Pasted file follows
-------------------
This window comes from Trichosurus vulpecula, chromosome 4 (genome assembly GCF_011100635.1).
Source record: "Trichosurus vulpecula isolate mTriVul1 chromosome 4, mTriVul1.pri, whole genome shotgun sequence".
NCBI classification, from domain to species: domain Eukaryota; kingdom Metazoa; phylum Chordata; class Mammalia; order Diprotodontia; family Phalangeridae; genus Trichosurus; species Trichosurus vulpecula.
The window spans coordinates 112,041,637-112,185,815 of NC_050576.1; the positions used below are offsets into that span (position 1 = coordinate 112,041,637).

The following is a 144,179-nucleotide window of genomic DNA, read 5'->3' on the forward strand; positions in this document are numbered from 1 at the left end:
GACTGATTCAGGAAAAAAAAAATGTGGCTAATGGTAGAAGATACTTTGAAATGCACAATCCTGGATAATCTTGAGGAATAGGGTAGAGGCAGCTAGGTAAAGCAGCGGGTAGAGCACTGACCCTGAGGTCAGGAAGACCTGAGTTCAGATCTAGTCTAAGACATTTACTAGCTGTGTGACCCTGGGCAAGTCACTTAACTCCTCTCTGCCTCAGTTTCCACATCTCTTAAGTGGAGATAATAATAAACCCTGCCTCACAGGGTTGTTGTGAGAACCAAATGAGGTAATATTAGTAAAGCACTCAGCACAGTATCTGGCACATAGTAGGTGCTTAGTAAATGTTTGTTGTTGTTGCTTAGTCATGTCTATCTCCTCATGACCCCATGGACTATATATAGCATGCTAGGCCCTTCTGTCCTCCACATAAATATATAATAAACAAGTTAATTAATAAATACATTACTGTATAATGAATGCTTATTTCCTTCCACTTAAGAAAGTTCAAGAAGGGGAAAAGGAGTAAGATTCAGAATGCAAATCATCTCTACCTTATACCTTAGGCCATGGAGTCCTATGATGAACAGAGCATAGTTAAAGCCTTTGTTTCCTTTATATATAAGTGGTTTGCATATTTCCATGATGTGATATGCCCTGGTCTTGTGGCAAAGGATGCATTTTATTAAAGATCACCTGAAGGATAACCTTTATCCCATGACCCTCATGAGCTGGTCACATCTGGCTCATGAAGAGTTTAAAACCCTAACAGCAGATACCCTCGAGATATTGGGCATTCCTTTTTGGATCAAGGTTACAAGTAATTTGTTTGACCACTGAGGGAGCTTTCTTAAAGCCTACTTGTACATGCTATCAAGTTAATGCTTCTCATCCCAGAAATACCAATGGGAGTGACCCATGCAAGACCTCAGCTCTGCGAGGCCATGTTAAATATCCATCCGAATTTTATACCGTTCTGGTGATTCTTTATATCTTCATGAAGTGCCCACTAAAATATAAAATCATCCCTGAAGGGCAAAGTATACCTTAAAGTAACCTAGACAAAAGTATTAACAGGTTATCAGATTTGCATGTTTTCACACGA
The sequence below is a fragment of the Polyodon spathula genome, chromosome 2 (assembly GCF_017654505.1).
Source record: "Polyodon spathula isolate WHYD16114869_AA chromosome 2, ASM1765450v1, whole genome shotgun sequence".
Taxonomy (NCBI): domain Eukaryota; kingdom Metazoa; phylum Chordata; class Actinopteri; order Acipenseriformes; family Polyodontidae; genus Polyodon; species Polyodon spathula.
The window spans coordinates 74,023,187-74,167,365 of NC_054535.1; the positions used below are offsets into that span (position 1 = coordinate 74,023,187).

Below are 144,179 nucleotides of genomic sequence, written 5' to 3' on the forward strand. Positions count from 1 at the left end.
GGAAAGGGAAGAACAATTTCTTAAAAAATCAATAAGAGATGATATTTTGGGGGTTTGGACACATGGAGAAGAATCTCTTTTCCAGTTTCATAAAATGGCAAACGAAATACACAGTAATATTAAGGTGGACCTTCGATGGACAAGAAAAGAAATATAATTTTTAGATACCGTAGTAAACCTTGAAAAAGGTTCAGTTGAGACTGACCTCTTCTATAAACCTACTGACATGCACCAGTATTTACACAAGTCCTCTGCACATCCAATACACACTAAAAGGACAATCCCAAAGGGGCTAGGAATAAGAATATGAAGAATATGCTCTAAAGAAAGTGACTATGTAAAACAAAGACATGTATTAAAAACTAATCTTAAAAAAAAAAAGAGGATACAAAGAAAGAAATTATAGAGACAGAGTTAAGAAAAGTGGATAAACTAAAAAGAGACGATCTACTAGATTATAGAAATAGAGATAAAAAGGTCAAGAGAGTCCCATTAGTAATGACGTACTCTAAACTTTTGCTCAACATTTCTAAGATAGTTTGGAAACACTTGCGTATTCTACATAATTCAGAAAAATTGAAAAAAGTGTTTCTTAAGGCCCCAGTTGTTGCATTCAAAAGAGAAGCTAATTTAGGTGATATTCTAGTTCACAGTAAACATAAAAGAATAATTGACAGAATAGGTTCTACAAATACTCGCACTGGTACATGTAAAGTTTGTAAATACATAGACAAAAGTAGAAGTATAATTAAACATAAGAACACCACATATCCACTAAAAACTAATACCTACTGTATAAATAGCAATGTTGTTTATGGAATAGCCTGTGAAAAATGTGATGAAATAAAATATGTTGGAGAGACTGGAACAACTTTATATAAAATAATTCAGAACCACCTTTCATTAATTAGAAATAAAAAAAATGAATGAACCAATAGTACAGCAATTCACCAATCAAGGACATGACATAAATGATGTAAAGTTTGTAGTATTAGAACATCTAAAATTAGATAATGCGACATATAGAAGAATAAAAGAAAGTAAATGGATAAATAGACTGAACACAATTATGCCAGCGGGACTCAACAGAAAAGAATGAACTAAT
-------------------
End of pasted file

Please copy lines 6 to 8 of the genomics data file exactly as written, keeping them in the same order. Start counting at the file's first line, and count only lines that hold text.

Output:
GACTGATTCAGGAAAAAAAAAATGTGGCTAATGGTAGAAGATACTTTGAAATGCACAATCCTGGATAATCTTGAGGAATAGGGTAGAGGCAGCTAGGTAAAGCAGCGGGTAGAGCACTGACCCTGAGGTCAGGAAGACCTGAGTTCAGATCTAGTCTAAGACATTTACTAGCTGTGTGACCCTGGGCAAGTCACTTAACTCCTCTCTGCCTCAGTTTCCACATCTCTTAAGTGGAGATAATAATAAACCCTGCCTCACAGGGTTGTTGTGAGAACCAAATGAGGTAATATTAGTAAAGCACTCAGCACAGTATCTGGCACATAGTAGGTGCTTAGTAAATGTTTGTTGTTGTTGCTTAGTCATGTCTATCTCCTCATGACCCCATGGACTATATATAGCATGCTAGGCCCTTCTGTCCTCCACATAAATATATAATAAACAAGTTAATTAATAAATACATTACTGTATAATGAATGCTTATTTCCTTCCACTTAAGAAAGTTCAAGAAGGGGAAAAGGAGTAAGATTCAGAATGCAAATCATCTCTACCTTATACCTTAGGCCATGGAGTCCTATGATGAACAGAGCATAGTTAAAGCCTTTGTTTCCTTTATATATAAGTGGTTTGCATATTTCCATGATGTGATATGCCCTGGTCTTGTGGCAAAGGATGCATTTTATTAAAGATCACCTGAAGGATAACCTTTATCCCATGACCCTCATGAGCTGGTCACATCTGGCTCATGAAGAGTTTAAAACCCTAACAGCAGATACCCTCGAGATATTGGGCATTCCTTTTTGGATCAAGGTTACAAGTAATTTGTTTGACCACTGAGGGAGCTTTCTTAAAGCCTACTTGTACATGCTATCAAGTTAATGCTTCTCATCCCAGAAATACCAATGGGAGTGACCCATGCAAGACCTCAGCTCTGCGAGGCCATGTTAAATATCCATCCGAATTTTATACCGTTCTGGTGATTCTTTATATCTTCATGAAGTGCCCACTAAAATATAAAATCATCCCTGAAGGGCAAAGTATACCTTAAAGTAACCTAGACAAAAGTATTAACAGGTTATCAGATTTGCATGTTTTCACACGA
The sequence below is a fragment of the Polyodon spathula genome, chromosome 2 (assembly GCF_017654505.1).
Source record: "Polyodon spathula isolate WHYD16114869_AA chromosome 2, ASM1765450v1, whole genome shotgun sequence".